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Understanding Search Engines: Mathematical Modeling and Text Retrieval (Software, Environments, Tools), Second Edition 2nd Edition

3.1 out of 5 stars 7 customer reviews
ISBN-13: 978-0898715811
ISBN-10: 0898715814
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Editorial Reviews

Review

'There is no other information retrieval/search book where the heart is the mathematical foundations. This book is greatly needed to further establish information retrieval as a serious academic, as well as practical and industrial, area.' Jaime Carbonell, Carnegie Mellon University

'Berry and Browne describe most of what you need to know to design your own search engine. Their strength is the description of the solid mathematical underpinnings at a level that is understandable to competent engineering undergraduates, perhaps with a bit of instructor guidance. They discuss the algorithms used by most commercial search engines, so you may find your use of Google and its kind becomes more effective, too.' George Corliss, Marquette University.

'This book gives a valuable, generally non-technical, insight into how search engines work, how to improve the users' success in Information Retrieval (IR), and an in-depth analysis of a mathematical algorithm for improving a search engine's performance. ...Written in an informal style, the book is easy to read and is a good introduction on how search engines operate...' Christopher Dean, Mathematics Today

'Anyone interested in building their own search engine, or looking for a compact and readable introduction to the field of modern information retrieval will find this book to be an excellent first introduction.' Tony Donaldson, MAA Reviews

Book Description

The second edition of this text covers many of the key design issues for building search engines, emphasizing the important role that applied mathematics plays in improving information retrieval. Important data structures, algorithms, and software are discussed, as well as user-centered issues such as interfaces, manual indexing, and document preparation.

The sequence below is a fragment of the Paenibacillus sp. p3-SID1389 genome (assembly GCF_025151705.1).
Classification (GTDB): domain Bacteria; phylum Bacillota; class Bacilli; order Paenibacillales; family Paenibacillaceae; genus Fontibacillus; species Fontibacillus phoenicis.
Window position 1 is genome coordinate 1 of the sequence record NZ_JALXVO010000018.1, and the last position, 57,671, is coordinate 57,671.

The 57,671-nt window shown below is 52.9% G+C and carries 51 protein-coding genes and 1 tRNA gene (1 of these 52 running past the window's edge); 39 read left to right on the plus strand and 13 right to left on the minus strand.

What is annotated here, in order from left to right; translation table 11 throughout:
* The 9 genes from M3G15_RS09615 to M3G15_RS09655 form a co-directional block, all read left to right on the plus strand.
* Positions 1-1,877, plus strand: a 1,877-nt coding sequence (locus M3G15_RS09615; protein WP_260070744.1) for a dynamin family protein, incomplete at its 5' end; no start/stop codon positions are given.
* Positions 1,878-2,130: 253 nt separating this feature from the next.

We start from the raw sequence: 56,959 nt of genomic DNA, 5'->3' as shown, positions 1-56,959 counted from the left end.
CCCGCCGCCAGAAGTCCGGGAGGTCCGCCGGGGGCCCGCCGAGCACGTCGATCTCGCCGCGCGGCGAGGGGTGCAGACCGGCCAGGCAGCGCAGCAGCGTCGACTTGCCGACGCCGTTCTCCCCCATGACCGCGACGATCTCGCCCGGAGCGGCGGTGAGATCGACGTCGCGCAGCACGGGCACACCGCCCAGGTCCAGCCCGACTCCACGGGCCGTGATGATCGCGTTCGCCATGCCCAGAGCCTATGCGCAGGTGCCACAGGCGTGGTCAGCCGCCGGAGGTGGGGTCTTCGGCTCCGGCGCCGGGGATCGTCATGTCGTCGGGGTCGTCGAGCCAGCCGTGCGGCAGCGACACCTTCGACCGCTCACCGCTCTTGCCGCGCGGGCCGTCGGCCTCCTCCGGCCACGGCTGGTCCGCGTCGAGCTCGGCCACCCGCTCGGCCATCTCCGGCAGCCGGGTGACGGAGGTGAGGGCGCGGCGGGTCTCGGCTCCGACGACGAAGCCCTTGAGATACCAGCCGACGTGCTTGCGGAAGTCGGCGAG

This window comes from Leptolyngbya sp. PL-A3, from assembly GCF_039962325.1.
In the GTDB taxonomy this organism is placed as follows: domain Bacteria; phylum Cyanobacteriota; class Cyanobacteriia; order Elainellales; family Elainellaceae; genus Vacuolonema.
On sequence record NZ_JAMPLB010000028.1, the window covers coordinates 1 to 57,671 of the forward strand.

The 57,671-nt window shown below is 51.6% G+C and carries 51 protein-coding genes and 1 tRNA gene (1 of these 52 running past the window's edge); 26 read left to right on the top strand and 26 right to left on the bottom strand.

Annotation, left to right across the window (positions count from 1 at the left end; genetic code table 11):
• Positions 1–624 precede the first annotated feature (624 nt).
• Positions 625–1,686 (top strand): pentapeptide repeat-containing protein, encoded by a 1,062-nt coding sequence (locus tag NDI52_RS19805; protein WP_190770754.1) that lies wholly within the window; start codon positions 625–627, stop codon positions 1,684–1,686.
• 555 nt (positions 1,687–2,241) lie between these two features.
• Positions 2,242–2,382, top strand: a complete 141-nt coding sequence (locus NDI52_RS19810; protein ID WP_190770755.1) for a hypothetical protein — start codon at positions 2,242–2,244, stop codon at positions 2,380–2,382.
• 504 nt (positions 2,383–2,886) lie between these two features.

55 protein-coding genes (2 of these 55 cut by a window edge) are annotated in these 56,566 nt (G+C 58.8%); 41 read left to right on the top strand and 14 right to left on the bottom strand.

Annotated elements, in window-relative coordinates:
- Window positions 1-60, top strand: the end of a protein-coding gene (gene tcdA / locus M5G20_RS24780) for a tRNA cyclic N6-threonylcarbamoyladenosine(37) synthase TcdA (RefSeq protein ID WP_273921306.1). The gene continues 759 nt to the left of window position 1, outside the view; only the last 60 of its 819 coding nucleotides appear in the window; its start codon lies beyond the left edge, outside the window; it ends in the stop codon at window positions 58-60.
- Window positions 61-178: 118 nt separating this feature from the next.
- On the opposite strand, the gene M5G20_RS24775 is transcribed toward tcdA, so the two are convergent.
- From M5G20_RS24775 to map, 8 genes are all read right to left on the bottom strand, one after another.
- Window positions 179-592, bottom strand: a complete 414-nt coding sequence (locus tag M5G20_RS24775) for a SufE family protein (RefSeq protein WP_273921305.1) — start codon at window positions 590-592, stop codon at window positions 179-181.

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Product Details

  • Series: Software, Environments and Tools (Book 17)
  • Paperback: 117 pages
  • Publisher: SIAM, Society for Industrial and Applied Mathematics; 2 edition (April 28, 2005)
  • Language: English
  • ISBN-10: 0898715814
  • ISBN-13: 978-0898715811
  • Product Dimensions: 6 x 0.4 x 9 inches
  • Shipping Weight: 5.6 ounces
  • Average Customer Review: 3.1 out of 5 stars  See all reviews (7 customer reviews)
  • Amazon Best Sellers Rank: #2,044,941 in Books (See Top 100 in Books)

Customer Reviews

Top Customer Reviews

By A Customer on June 29, 2000
Format: Paperback
I read this book because I am starting academic research on search engines. It was one of my first books on the subject. It actually deals with two aspects: (1) relevant issues in search engine design, and (2) a mathematically sound approach in building and querying large index strucutres. The explanation in the book on both aspects is short but to the point and explained in an understandable way. It also contains a short list + description of some key references. Great !
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There are better books in the market, and even the author would be the first to recognize it. However, this book is one of the most clear and readable introduction to the subject that you can find.

The author fully acomplishes the objective: teach his reader, at undergratuate level, how search engines work. Even some difficult subject, such as LSI, are treated at a level one can easilly understand.